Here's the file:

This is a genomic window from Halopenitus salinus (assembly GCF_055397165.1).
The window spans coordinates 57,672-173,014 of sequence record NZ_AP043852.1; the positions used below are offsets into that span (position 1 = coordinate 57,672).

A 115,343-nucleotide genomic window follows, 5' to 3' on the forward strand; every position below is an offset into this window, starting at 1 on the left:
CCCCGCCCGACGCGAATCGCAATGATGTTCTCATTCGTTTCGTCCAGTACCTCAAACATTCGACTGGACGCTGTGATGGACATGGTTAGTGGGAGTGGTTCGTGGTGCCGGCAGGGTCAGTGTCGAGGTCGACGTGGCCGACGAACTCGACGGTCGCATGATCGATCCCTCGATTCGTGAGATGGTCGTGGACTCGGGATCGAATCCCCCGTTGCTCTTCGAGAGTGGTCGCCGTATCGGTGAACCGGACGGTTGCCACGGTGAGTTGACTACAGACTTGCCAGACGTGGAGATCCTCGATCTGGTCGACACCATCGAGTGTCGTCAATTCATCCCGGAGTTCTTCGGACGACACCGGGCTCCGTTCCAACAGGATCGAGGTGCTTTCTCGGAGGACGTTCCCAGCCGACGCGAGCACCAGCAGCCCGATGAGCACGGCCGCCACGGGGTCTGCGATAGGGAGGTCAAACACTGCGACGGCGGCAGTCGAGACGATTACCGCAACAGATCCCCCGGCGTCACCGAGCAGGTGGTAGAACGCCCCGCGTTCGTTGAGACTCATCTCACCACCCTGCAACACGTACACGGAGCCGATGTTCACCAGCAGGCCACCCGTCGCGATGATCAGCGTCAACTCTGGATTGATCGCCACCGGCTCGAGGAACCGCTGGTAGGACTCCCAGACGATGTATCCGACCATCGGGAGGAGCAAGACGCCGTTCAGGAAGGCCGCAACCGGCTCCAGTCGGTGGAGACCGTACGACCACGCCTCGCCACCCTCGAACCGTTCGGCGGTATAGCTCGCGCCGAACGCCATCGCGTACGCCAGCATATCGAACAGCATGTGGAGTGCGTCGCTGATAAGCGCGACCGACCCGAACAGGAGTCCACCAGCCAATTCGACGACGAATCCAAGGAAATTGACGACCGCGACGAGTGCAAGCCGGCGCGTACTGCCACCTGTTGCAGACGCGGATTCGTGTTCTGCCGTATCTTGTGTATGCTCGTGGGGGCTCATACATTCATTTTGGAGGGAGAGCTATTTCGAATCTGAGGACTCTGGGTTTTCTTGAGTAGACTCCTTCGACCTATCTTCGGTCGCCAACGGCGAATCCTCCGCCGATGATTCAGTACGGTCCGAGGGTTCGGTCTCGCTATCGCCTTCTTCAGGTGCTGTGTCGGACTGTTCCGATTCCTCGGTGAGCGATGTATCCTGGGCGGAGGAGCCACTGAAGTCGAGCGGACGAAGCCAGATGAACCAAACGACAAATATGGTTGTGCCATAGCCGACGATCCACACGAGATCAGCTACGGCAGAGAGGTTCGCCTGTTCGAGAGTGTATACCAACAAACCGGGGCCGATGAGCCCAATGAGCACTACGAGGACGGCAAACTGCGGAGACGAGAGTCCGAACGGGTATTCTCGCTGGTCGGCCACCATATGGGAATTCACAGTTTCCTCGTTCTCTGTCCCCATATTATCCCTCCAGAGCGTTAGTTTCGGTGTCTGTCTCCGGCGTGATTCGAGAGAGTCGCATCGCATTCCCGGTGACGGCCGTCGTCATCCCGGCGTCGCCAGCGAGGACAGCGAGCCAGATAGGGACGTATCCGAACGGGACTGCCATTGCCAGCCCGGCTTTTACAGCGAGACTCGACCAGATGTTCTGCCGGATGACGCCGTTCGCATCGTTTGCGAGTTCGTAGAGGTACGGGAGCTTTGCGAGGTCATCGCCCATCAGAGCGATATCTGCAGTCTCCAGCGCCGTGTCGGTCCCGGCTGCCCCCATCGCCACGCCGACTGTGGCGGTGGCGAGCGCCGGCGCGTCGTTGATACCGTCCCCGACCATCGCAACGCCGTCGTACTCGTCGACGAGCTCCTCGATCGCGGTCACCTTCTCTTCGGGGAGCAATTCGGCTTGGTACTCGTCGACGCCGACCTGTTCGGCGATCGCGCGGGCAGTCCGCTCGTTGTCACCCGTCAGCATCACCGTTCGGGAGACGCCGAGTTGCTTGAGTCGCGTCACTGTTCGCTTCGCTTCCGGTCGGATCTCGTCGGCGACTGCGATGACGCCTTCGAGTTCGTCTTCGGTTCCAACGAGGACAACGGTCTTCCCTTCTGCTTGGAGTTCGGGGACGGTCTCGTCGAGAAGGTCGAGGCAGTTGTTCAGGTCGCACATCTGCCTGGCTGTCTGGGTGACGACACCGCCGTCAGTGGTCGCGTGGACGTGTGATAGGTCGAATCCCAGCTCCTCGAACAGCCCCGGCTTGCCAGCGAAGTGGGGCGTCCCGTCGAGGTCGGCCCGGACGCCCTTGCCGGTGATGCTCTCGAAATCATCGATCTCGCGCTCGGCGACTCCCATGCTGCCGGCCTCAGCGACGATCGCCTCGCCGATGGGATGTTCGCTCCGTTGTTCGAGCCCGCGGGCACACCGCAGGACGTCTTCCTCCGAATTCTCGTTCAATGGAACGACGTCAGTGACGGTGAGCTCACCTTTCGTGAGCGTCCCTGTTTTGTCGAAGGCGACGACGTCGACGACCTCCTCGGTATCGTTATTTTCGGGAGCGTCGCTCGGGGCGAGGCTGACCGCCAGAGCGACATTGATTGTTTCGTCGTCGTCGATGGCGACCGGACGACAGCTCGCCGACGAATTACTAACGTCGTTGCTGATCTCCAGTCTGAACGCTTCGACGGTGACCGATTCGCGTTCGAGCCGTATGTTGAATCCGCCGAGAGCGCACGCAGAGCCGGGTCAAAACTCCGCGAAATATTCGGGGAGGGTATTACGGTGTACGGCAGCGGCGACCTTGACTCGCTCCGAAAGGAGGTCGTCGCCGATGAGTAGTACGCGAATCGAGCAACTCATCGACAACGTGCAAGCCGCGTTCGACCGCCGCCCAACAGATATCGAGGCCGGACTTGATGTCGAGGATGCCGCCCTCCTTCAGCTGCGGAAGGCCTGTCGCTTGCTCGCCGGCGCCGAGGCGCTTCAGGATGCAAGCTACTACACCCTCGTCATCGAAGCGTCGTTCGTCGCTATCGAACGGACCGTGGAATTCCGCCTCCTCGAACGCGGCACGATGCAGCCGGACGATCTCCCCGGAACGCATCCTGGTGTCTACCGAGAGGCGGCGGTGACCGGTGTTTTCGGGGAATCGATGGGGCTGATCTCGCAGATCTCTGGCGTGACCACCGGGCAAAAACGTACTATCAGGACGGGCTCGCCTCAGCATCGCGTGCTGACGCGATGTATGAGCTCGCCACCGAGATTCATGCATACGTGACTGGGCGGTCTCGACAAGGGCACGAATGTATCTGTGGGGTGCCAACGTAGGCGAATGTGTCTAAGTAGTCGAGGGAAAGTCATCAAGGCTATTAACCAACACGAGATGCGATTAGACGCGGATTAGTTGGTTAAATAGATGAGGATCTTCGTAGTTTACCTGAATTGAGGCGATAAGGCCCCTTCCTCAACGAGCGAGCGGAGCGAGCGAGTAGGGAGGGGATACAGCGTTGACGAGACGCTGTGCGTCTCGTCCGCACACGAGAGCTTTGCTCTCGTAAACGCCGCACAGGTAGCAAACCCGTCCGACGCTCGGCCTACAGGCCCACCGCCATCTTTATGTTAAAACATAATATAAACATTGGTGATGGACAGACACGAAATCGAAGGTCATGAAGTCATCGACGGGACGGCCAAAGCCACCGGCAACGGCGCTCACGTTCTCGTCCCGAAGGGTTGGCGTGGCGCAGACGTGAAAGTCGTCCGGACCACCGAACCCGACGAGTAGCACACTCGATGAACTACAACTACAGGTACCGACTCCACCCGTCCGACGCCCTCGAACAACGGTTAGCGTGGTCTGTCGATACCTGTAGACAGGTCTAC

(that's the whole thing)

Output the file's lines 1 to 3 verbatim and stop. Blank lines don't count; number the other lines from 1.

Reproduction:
This is a genomic window from Halopenitus salinus (assembly GCF_055397165.1).
The window spans coordinates 57,672-173,014 of sequence record NZ_AP043852.1; the positions used below are offsets into that span (position 1 = coordinate 57,672).

A 115,343-nucleotide genomic window follows, 5' to 3' on the forward strand; every position below is an offset into this window, starting at 1 on the left: